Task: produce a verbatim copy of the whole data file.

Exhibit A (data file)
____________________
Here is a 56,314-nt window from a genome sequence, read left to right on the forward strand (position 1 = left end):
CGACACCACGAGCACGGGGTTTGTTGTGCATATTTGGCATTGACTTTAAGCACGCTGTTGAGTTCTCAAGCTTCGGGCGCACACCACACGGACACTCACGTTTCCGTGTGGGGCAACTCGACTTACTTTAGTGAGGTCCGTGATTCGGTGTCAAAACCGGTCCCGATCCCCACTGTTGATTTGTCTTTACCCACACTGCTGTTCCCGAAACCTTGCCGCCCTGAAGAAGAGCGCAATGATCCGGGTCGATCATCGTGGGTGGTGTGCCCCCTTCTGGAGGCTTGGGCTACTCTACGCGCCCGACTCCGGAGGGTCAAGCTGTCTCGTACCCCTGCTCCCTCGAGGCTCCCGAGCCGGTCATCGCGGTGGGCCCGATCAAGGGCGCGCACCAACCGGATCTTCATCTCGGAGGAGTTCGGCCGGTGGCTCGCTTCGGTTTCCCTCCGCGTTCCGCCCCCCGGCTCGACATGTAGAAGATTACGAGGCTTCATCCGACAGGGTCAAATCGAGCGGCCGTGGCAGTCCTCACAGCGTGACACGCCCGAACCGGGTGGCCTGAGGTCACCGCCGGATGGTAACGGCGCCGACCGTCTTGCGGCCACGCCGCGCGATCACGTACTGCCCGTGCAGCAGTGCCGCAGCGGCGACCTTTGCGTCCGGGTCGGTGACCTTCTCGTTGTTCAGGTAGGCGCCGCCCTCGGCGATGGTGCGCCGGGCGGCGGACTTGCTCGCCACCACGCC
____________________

Here is a 56,314-nt window from a genome sequence, read left to right on the forward strand (position 1 = left end):
CGACACCACGAGCACGGGGTTTGTTGTGCATATTTGGCATTGACTTTAAGCACGCTGTTGAGTTCTCAAGCTTCGGGCGCACACCACACGGACACTCACGTTTCCGTGTGGGGCAACTCGACTTACTTTAGTGAGGTCCGTGATTCGGTGTCAAAACCGGTCCCGATCCCCACTGTTGATTTGTCTTTACCCACACTGCTGTTCCCGAAACCTTGCCGCCCTGAAGAAGAGCGCAATGATCCGGGTCGATCATCGTGGGTGGTGTGCCCCCTTCTGGAGGCTTGGGCTACTCTACGCGCCCGACTCCGGAGGGTCAAGCTGTCTCGTACCCCTGCTCCCTCGAGGCTCCCGAGCCGGTCATCGCGGTGGGCCCGATCAAGGGCGCGCACCAACCGGATCTTCATCTCGGAGGAGTTCGGCCGGTGGCTCGCTTCGGTTTCCCTCCGCGTTCCGCCCCCCGGCTCGACATGTAGAAGATTACGAGGCTTCATCCGACAGGGTCAAATCGAGCGGCCGTGGCAGTCCTCACAGCGTGACACGCCCGAACCGGGTGGCCTGAGGTCACCGCCGGATGGTAACGGCGCCGACCGTCTTGCGGCCACGCCGCGCGATCACGTACTGCCCGTGCAGCAGTGCCGCAGCGGCGACCTTTGCGTCCGGGTCGGTGACCTTCTCGTTGTTCAGGTAGGCGCCGCCCTCGGCGATGGTGCGCCGGGCGGCGGACTTGCTCGCCACCACGCC